"Behold, I make all things new" (Rev. 21:5)
As individuals, as nations, and as the Church, we are drawn to begin a new year with a keen sense of optimism. Even in economically and politically challenging times, we rekindle our hope that God will wipe away every tear, just as He has promised, that He will mend the brokenhearted, and will re-establish His Kingdom on earth.
It's easy to find outward reasons to be pessimistic. Most outward signs seem to provide clear evidence that God's Kingdom is somehow in retreat, that He is not in charge of the world He created out of nothing, and that events are spinning out of control. The future, it would seem, could not be less certain.
But let us ask ourselves - where exactly are we looking for the great changes to take place? Are we looking for the world to change for the better on its own? Maybe we are looking for help to political leaders who promise such change? Perhaps we are looking for other people - particularly clergy and faithful in the Church - to improve?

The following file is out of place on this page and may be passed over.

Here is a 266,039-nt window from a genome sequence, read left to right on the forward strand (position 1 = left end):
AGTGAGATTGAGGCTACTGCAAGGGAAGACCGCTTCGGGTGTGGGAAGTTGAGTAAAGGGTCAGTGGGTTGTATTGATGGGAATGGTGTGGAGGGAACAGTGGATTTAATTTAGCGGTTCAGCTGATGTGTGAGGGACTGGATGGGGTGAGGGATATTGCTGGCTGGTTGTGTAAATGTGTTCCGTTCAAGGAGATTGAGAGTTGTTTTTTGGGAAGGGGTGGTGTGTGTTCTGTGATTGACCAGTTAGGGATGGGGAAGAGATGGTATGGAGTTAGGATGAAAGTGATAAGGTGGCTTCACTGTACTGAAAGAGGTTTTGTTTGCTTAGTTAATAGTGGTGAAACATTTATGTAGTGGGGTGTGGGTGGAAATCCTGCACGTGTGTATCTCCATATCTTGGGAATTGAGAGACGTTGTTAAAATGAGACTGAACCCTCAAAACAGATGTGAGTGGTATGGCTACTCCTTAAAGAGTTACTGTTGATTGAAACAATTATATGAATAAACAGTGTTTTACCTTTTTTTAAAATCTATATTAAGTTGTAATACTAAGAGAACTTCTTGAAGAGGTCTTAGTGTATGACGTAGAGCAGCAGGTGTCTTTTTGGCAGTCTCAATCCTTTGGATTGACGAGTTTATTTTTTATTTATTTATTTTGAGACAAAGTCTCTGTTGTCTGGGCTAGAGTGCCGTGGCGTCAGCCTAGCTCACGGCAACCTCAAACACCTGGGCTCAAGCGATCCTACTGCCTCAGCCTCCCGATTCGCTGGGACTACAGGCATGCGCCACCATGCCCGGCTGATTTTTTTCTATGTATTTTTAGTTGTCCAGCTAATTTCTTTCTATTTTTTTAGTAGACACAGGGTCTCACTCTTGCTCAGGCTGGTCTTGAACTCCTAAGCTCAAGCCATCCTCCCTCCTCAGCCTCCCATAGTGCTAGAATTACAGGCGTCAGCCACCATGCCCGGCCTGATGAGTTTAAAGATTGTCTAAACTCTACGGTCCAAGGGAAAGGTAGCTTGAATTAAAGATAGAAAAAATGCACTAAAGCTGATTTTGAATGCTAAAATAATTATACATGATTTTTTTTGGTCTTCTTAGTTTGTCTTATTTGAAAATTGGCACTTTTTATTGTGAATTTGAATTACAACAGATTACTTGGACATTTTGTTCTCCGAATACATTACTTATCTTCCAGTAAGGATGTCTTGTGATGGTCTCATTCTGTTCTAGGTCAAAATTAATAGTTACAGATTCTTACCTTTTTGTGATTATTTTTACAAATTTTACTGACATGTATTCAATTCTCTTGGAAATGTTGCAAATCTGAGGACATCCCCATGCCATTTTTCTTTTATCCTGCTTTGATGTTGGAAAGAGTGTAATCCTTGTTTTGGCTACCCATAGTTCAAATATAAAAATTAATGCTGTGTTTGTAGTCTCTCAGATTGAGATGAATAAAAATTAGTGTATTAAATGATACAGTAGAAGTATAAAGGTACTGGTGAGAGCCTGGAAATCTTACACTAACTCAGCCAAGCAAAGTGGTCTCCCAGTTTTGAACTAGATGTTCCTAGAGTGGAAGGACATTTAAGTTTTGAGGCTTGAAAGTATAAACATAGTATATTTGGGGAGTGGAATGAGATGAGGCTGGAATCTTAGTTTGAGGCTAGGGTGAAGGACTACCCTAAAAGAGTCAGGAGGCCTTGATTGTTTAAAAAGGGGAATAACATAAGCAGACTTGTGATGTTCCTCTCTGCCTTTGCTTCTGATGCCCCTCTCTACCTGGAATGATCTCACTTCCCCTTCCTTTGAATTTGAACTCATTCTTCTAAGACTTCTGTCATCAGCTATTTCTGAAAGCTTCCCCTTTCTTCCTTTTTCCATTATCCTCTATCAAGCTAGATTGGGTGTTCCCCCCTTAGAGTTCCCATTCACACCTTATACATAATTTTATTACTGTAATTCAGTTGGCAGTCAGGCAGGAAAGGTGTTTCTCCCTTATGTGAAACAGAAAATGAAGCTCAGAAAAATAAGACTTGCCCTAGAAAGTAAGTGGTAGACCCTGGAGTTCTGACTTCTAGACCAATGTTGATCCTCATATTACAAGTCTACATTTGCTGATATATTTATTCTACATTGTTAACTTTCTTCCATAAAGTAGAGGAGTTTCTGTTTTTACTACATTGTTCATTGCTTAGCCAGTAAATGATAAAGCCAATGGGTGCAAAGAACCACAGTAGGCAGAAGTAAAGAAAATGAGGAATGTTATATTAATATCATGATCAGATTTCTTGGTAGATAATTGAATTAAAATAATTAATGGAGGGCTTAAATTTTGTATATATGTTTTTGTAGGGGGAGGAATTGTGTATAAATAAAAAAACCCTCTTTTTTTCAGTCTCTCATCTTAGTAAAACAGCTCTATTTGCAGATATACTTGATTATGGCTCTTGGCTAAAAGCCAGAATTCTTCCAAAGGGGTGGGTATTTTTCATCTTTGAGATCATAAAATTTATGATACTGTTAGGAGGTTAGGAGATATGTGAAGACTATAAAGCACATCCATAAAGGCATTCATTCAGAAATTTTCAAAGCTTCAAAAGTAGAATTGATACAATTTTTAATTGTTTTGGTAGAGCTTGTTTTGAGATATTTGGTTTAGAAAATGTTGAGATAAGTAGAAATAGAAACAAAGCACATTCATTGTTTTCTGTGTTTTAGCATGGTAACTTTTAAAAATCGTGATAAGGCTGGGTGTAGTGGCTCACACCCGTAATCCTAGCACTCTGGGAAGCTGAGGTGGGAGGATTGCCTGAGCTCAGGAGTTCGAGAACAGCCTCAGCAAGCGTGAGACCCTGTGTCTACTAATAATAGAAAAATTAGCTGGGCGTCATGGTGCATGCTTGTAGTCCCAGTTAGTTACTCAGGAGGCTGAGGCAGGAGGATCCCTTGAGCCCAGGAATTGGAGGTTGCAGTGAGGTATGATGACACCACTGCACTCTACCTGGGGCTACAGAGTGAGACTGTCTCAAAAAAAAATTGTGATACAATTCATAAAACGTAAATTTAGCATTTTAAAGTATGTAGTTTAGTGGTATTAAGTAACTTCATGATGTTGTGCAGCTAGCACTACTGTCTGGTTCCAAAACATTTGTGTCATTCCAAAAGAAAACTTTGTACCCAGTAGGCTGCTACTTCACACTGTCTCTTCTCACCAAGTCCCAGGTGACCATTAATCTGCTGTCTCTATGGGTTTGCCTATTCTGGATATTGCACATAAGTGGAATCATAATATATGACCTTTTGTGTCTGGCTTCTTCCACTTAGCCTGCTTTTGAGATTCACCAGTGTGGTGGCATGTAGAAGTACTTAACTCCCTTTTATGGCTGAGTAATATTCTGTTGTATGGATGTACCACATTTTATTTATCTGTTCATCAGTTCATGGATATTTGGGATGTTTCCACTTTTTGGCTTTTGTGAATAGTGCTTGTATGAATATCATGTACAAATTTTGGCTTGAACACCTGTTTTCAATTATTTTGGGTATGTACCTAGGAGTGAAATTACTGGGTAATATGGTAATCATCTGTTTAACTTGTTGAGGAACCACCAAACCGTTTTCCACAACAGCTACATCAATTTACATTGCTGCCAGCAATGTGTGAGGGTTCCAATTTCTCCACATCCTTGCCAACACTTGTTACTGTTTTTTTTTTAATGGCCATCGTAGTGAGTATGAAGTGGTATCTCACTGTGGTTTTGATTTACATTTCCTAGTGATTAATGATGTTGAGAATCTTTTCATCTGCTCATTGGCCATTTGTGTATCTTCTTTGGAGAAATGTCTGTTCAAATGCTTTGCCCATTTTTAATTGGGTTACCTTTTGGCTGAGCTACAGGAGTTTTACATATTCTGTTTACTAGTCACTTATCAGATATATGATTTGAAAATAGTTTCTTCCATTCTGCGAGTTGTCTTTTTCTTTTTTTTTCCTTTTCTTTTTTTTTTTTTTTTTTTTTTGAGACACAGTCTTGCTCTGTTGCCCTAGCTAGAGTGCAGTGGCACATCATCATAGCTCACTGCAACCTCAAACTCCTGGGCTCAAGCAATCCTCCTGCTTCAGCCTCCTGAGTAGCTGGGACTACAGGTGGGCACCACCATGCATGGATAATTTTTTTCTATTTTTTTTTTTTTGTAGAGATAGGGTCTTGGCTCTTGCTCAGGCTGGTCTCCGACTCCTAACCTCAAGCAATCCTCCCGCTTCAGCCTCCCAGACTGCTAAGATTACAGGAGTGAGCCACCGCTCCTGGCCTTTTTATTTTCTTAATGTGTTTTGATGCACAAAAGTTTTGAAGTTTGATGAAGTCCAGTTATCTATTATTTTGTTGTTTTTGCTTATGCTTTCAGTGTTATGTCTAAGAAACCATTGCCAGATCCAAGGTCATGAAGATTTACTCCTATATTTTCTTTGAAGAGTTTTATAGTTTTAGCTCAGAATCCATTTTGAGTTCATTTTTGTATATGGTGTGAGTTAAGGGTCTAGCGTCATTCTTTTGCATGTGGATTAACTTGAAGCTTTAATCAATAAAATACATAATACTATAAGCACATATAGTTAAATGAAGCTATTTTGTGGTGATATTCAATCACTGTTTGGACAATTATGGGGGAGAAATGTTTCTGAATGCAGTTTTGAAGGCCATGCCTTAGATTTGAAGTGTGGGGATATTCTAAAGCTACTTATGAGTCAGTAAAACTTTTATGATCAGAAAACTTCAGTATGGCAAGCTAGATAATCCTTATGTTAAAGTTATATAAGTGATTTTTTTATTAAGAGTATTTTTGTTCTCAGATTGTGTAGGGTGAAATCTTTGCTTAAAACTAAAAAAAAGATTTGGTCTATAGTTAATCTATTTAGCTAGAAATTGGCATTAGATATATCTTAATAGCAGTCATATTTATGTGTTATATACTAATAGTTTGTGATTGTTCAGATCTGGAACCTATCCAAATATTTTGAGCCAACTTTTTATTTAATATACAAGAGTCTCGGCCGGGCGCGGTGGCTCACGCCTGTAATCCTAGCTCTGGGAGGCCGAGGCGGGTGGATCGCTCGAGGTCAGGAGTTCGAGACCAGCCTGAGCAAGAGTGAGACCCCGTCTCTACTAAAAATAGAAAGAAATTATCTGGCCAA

The Lord reminds us that His Kingdom is not of this world (John 18:36), that the Kingdom of God is within us (Luke 17:21). This is His direction to us, to lead us to look in the proper place to make the only meaningful change that can take place in the world.
As we begin a new year, hoping and praying for change in the world, let us be reminded that until our own life in God changes, until our prayers are prayed, our sins confessed, and our lives renewed, no change - even if it should happen outwardly - will ever satisfy the longing of our heart. And it is this very longing that Christ came to heal and to satisfy when He was born of a Virgin, died, and rose from death.
May we be granted the wisdom to use the time given us in 2009 to make such changes in our own lives, turning inward, through our hearts, toward God, that we may experience true and lasting change in our life.